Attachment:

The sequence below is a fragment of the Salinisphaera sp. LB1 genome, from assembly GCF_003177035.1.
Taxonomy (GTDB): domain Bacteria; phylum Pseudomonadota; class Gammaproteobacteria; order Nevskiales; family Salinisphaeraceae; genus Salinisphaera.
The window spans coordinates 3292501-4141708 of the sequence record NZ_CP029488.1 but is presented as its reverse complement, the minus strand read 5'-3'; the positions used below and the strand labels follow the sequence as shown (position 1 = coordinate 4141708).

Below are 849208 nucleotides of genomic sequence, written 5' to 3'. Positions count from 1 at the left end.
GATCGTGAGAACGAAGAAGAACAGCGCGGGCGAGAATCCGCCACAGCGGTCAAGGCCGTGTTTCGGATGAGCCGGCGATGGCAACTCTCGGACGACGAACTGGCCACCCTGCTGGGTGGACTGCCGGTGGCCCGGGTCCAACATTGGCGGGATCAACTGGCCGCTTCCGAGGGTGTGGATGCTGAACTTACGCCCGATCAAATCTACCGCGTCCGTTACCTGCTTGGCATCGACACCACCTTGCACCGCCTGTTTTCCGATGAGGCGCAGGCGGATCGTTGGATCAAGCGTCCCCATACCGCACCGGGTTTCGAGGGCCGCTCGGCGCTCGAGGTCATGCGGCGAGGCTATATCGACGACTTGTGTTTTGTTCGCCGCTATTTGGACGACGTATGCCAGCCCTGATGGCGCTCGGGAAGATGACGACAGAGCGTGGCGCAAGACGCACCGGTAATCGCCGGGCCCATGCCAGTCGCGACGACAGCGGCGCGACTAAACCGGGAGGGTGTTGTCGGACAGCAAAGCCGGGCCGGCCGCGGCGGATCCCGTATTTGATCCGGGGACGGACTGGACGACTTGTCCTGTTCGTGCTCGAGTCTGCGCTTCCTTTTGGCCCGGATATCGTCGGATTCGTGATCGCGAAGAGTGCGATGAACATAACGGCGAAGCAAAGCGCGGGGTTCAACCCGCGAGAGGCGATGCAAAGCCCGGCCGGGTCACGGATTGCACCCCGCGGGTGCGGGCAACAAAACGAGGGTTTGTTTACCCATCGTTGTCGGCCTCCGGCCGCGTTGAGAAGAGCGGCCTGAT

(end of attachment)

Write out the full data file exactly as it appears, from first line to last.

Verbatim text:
The sequence below is a fragment of the Salinisphaera sp. LB1 genome, from assembly GCF_003177035.1.
Taxonomy (GTDB): domain Bacteria; phylum Pseudomonadota; class Gammaproteobacteria; order Nevskiales; family Salinisphaeraceae; genus Salinisphaera.
The window spans coordinates 3292501-4141708 of the sequence record NZ_CP029488.1 but is presented as its reverse complement, the minus strand read 5'-3'; the positions used below and the strand labels follow the sequence as shown (position 1 = coordinate 4141708).

Below are 849208 nucleotides of genomic sequence, written 5' to 3'. Positions count from 1 at the left end.
GATCGTGAGAACGAAGAAGAACAGCGCGGGCGAGAATCCGCCACAGCGGTCAAGGCCGTGTTTCGGATGAGCCGGCGATGGCAACTCTCGGACGACGAACTGGCCACCCTGCTGGGTGGACTGCCGGTGGCCCGGGTCCAACATTGGCGGGATCAACTGGCCGCTTCCGAGGGTGTGGATGCTGAACTTACGCCCGATCAAATCTACCGCGTCCGTTACCTGCTTGGCATCGACACCACCTTGCACCGCCTGTTTTCCGATGAGGCGCAGGCGGATCGTTGGATCAAGCGTCCCCATACCGCACCGGGTTTCGAGGGCCGCTCGGCGCTCGAGGTCATGCGGCGAGGCTATATCGACGACTTGTGTTTTGTTCGCCGCTATTTGGACGACGTATGCCAGCCCTGATGGCGCTCGGGAAGATGACGACAGAGCGTGGCGCAAGACGCACCGGTAATCGCCGGGCCCATGCCAGTCGCGACGACAGCGGCGCGACTAAACCGGGAGGGTGTTGTCGGACAGCAAAGCCGGGCCGGCCGCGGCGGATCCCGTATTTGATCCGGGGACGGACTGGACGACTTGTCCTGTTCGTGCTCGAGTCTGCGCTTCCTTTTGGCCCGGATATCGTCGGATTCGTGATCGCGAAGAGTGCGATGAACATAACGGCGAAGCAAAGCGCGGGGTTCAACCCGCGAGAGGCGATGCAAAGCCCGGCCGGGTCACGGATTGCACCCCGCGGGTGCGGGCAACAAAACGAGGGTTTGTTTACCCATCGTTGTCGGCCTCCGGCCGCGTTGAGAAGAGCGGCCTGAT